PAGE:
February 8th, 2017 5:06 AM by Jackie A. Graves
How tough is
it to get approved for a mortgage? How low can your FICO credit score go before
your lender shows you the door? And how much monthly debt can you be
shouldering — credit cards, student loans, auto payments — but still walk away
with the mortgage you’re seeking?
You might be
surprised. New data from technology company Ellie Mae, whose loan application
and management software is widely used in the mortgage field, reveals that even
if you’ve got what seems to be a deal-killing low FICO score or you’re carrying
a mountain of debt, you still may have a shot at qualifying for a mortgage to
buy the house you want.
of these findings from Ellie Mae’s latest sampling of recently closed loan
Scores on most successful applicants
remain well above historical averages, but significant numbers of home buyers
are squeaking through with subpar scores. (FICO scores run from 300 to 850, with the upper end of
the scale indicating lower risk of default.) Although the vast majority of
lenders shy away from — or absolutely rule out — applications with FICO scores
below 620 or 640, applicants with scores that are sometimes 100 points below
are being approved and funded.
percent of all Federal Housing Administration-insured loans that closed in
December had FICO scores below 600; 3.4 percent had FICOs between 550 and 599,
and 1.5 percent scored between 500 and 549. FHA, whose role is to provide a
doorway to homeownership for applicants who might have difficulty being
approved for “conventional” loans — those eligible for sale to giant investors
Fannie Mae and Freddie Mac — still pulls in plenty of applicants with solid
scores: Thirty-seven percent of approved applicants had FICO scores of 700 to
799 in December. But the majority — 56 percent — had FICOs between 600 and 699.
even in the more exclusive conventional marketplace, there are big variations
in acceptable scores. Thirteen percent of home buyers whose conventional loans
closed in December had FICOs ranging from 650 to 699.
Debt-to-income ratios have more wiggle
room in them than you might assume.
Although the typical buyers whose conventional loans were closed in December
had “back end” debt ratios averaging 35 percent, at FHA the average was 42
percent. (The back-end DTI ratio measures a buyer’s total monthly debt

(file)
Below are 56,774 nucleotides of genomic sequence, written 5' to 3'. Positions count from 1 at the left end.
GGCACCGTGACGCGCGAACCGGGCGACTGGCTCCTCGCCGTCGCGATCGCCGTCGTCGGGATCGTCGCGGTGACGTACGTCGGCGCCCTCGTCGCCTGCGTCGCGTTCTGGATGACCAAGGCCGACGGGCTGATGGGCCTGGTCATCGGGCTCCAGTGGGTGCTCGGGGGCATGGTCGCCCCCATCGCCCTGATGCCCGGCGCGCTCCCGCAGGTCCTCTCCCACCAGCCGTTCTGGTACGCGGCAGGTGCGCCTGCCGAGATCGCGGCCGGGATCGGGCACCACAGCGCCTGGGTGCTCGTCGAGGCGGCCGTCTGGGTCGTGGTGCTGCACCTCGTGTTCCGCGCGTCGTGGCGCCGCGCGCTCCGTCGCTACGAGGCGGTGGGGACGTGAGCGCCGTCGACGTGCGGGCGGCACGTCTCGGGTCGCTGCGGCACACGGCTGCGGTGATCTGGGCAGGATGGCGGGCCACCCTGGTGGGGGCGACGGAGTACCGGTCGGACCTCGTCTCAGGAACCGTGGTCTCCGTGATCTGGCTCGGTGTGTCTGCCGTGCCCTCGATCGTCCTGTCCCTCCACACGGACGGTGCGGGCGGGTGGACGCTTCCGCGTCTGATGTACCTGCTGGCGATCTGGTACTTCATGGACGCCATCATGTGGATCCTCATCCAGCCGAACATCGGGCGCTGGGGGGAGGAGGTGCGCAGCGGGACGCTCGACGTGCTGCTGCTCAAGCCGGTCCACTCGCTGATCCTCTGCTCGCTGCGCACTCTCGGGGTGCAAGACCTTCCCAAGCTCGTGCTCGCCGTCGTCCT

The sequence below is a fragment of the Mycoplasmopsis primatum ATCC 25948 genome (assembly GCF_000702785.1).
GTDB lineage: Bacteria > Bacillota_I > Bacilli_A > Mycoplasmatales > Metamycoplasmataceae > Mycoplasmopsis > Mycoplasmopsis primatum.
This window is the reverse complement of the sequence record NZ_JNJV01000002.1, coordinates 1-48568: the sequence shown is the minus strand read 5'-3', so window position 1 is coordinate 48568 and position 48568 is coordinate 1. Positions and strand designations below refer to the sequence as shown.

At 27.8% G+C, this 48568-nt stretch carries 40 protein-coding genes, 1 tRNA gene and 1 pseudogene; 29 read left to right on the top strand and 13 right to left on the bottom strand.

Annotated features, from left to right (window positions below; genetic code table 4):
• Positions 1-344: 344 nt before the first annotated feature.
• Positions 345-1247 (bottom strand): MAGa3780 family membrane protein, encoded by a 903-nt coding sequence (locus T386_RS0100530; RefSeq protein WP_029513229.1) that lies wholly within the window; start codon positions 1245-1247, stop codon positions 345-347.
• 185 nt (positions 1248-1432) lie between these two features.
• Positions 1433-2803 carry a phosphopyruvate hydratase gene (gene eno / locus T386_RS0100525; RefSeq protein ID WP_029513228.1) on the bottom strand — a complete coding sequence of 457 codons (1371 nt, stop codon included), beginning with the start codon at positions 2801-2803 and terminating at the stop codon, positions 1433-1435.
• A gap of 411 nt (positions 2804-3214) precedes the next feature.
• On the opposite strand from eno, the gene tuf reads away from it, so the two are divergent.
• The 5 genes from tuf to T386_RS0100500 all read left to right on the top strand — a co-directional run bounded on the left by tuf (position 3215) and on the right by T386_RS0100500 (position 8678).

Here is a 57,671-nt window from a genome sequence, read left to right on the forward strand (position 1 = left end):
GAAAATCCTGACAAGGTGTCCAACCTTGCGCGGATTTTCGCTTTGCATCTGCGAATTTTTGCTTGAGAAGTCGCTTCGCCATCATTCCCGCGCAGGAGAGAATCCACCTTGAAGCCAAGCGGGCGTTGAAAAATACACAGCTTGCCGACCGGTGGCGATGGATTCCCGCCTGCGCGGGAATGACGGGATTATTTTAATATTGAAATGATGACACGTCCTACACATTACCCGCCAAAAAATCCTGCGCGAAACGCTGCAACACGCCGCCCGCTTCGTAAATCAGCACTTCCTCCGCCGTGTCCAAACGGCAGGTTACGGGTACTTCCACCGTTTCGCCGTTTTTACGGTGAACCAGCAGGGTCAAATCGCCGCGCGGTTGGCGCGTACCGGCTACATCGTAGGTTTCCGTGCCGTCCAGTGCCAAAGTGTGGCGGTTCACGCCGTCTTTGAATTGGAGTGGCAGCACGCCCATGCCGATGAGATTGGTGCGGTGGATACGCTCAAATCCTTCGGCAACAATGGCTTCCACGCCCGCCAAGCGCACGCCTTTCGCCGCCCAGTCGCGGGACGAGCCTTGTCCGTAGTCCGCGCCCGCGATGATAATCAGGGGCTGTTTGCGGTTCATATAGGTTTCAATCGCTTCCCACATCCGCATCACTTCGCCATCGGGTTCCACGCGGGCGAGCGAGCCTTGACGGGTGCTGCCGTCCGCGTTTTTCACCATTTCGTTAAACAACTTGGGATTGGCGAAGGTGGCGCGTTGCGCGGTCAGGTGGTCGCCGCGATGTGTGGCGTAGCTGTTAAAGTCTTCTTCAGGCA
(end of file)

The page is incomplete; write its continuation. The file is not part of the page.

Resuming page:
obligations, including payments due on the new mortgage, against the borrower’s
monthly gross income.) Depending on other factors in the application,
conventional lenders generally have flexibility to push the ratio to 45
percent, while FHA lenders can go considerably higher in some cases, even above
50 percent. That’s scary high for most people, but loans like these are getting
Down payments can be much smaller than
a lot of buyers sitting on the sidelines might think. The average down payment on Veterans
Affairs mortgages in December was just 2 percent — and that’s higher than VA’s
bare-minimum requirement, which is zero down. FHA’s minimum is 3.5 percent, and
the typical approved applicant came close to that, at 4 percent down. The
average conventional down payment on home-purchase mortgages was 20 percent,
but Fannie Mae and Freddie Mac both offer loans that require just 3 percent
down. A few lenders — most prominently Quicken Loans — have cut that to as
little as 1 percent down.
So how do
buyers with subpar FICOs, skimpy down payments and high DTIs manage to get a
mortgage? The key is this: They don’t have these negative factors rolled into
their applications all at once. If they did, they’d be rejected.
got a weak FICO, they need strong compensating factors to counterbalance the
credit-score deficiency. Maybe it’s a larger down payment than typical, a
lower-than-average DTI or higher bank reserves. Maybe you’ve got a co-borrower
with solid financials to ease the lender’s concerns. Maybe you are able to
afford a slightly higher rate on the loan. Whatever the compensating factors
are, you absolutely need them.
president of Total Mortgage Services, a Connecticut-based lender active in 44
states, told me, “It’s all about the total picture,” not just one glaring
negative. “The whole application has to make sense.”
So if you
look terrible in one area of your application, don’t give up. If you can bring
other strengths to the table, you’ve got a chance — even in a tough lending
By Kenneth R.
Harney - To view the original article click here